Similarly, |b'-c'| = \frac{|b-c|}{|b||c|} and |c'-a'| = \frac{|c-a|}{|c||a|}. By the triangle inequality, \displaystyle |a'-b'| \leq |b'-c'| + |c'-a'|, or in other words,

\begin{aligned}  \frac{|a-b|}{|a||b|} &\leq \frac{|b-c|}{|b||c|} + \frac{|c-a|}{|c||a|}\\  \Rightarrow |a-b||c| \leq |b-c||a| + |c-a||b|,  \end{aligned}

which is another way of writing Ptolemy’s inequality.

Proof 9: (inversion)

Recall that under inversion under a point P a circle passing through P maps to a line. If X, Y are points on the circle mapping to X, Y' respectively under inversion in a circle of radius R centred at P, then

\displaystyle X'Y' = R^2.XY/(PX.PY).

inversion

To see this, since XP.X'P = YP.Y'P = R^2 by the definition of the inverse, XP/YP = Y'P/X'P. This together with the fact that angle P is common implies that triangles XPY and Y'PX' are similar. This gives us the relationship X'Y' = YX.PY'/PX = XY.R^2/(PX.PY) as desired.

Ptolemy4

For our quadrilateral ABCD apply an inversion centred at D with radius R. Then A, B, C map to points A', B', C' which are collinear if ABCD is cyclic. Using the result above A'B' = AB.R^2/(DA.DB) and similarly A'C' = AC.R^2/(DA.DC) and B'C' = BC.R^2/(DB.DC). By the triangle inequality A'C' \leq AB' + BC' and so this becomes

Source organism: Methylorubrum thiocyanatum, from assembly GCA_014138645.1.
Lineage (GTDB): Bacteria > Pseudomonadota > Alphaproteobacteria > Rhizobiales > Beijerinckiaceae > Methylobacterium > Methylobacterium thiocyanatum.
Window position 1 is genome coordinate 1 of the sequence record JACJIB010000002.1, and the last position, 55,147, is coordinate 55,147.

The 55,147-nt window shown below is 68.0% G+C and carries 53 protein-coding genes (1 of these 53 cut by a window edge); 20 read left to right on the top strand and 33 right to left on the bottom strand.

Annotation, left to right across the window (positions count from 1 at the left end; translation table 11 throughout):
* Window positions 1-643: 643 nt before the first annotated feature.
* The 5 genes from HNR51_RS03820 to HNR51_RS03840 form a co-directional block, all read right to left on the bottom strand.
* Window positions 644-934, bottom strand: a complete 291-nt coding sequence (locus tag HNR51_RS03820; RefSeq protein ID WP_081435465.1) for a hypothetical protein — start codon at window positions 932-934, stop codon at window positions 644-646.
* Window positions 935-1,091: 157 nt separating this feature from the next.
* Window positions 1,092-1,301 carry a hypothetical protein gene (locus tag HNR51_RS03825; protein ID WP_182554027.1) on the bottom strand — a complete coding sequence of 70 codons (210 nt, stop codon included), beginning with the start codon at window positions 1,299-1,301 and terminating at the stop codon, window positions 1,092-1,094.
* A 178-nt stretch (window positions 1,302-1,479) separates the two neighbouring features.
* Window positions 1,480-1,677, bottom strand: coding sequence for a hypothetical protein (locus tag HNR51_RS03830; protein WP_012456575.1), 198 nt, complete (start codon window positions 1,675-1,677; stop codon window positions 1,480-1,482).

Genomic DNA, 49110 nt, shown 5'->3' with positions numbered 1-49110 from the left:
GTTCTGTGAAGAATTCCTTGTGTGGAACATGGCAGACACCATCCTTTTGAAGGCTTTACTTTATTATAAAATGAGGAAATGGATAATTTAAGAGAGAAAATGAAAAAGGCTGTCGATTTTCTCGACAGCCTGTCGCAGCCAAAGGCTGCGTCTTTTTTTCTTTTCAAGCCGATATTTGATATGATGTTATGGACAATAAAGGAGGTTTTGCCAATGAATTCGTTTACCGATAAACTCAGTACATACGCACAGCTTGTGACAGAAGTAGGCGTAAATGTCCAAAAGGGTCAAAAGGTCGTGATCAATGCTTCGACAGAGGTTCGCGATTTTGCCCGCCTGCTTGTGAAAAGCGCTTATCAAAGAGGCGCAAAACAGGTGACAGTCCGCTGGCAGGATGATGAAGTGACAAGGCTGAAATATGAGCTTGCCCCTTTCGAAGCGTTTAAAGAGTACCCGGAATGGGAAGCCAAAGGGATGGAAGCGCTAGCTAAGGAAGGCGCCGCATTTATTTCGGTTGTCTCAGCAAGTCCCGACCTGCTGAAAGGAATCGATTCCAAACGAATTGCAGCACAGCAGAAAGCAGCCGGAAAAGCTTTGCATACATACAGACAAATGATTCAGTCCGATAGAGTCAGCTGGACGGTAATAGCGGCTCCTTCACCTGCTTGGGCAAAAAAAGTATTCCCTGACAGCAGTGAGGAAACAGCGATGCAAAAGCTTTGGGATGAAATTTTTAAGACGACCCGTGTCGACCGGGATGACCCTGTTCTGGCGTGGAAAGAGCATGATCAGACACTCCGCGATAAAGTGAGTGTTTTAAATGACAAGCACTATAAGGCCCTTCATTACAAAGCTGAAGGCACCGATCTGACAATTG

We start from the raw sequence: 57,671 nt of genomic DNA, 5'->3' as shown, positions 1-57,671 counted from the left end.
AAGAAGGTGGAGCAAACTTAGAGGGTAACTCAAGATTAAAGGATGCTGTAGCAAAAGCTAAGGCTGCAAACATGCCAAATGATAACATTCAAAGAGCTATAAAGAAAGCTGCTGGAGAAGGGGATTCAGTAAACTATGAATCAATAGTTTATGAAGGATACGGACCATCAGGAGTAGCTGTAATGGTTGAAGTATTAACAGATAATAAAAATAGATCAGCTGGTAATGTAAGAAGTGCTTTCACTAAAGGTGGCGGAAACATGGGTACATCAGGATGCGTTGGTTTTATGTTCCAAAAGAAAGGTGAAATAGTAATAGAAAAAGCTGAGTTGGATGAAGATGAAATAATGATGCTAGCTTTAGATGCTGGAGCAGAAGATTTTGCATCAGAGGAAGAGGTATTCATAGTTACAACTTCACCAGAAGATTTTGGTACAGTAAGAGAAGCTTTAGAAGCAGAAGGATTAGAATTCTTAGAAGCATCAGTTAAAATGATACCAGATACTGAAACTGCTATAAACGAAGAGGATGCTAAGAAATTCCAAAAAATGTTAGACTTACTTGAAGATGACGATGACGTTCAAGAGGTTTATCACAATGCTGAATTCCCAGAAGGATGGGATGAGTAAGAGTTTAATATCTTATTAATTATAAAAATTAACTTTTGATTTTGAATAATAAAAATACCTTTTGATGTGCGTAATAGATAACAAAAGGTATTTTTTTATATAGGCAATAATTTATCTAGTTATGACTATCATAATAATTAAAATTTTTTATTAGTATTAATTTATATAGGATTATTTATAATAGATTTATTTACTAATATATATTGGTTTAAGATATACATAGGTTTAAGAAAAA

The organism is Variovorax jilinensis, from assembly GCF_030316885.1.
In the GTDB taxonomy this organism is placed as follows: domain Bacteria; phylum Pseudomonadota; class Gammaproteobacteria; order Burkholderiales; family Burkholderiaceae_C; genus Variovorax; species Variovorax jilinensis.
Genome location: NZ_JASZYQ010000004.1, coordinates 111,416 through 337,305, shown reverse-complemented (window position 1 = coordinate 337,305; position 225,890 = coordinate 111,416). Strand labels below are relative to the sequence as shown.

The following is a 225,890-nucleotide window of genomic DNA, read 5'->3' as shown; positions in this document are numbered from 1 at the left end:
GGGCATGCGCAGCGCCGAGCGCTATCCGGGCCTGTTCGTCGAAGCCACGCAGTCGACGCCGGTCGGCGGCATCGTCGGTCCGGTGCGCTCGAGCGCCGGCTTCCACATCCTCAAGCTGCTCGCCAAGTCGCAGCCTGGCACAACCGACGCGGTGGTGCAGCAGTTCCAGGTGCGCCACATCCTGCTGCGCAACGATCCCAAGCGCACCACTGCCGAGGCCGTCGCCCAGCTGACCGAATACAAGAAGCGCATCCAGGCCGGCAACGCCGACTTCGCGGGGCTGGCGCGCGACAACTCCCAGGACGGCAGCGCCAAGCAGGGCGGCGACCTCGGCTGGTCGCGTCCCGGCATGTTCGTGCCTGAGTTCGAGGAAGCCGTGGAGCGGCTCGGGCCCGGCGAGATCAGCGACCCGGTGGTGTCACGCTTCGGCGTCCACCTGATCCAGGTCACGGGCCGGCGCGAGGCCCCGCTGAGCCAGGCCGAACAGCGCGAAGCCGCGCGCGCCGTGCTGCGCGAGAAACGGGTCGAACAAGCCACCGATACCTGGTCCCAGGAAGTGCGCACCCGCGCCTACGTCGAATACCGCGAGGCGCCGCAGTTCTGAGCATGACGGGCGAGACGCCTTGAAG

\begin{aligned}  \frac{AC.R^2}{DA.DC} &\leq \frac{AB.R^2}{DA.DB} + \frac{BC.R^2}{DB.DC}\\  \Rightarrow AC.DB &\leq AB.DC + BC.DA,  \end{aligned}

which is Ptolemy’s inequality.

Proof 10: (ref: [3])

Construct E on AC so that EC = BC, then draw F on CD with EF \parallel AD. Finally rotate \triangle FEC about C to map to \triangle F'BC.

Ptolemy6

Then F'B = FE and by similarity of triangles ACD and ECF, FE/DA = CE/CA = CB/CA so that

(a) F'B = FE = AD.BC/CA

Secondly, \triangle DF'C \sim ABC as F'C/BC = FC/EC = DC/AC and \angle F'CD = \angle BCA. This gives

(b) DF' = AB.CD/AC

Adding (a) and (b) and applying the triangle inequality,

\displaystyle BD \leq BF' + F'D = (AD.BC + AB.CD)/AC,

from which

\displaystyle AC.BD \leq AD.BC + AB.CD

which is Ptolemy’s inequality.

References

[1] A. Bogomolny, Ptolemy Theorem – Proof Without Words from Interactive Mathematics Miscellany and Puzzles
http://www.cut-the-knot.org/proofs/PtolemyTheoremPWW.shtml, Accessed 30 May 2015

[2] W.H. Greub, Linear Algebra, Springer Science & Business Media, 2012 (p 190).

[3] C. Alsina, R. B. Nelsen, When Less is More: Visualizing Basic Inequalities, MAA, 2009.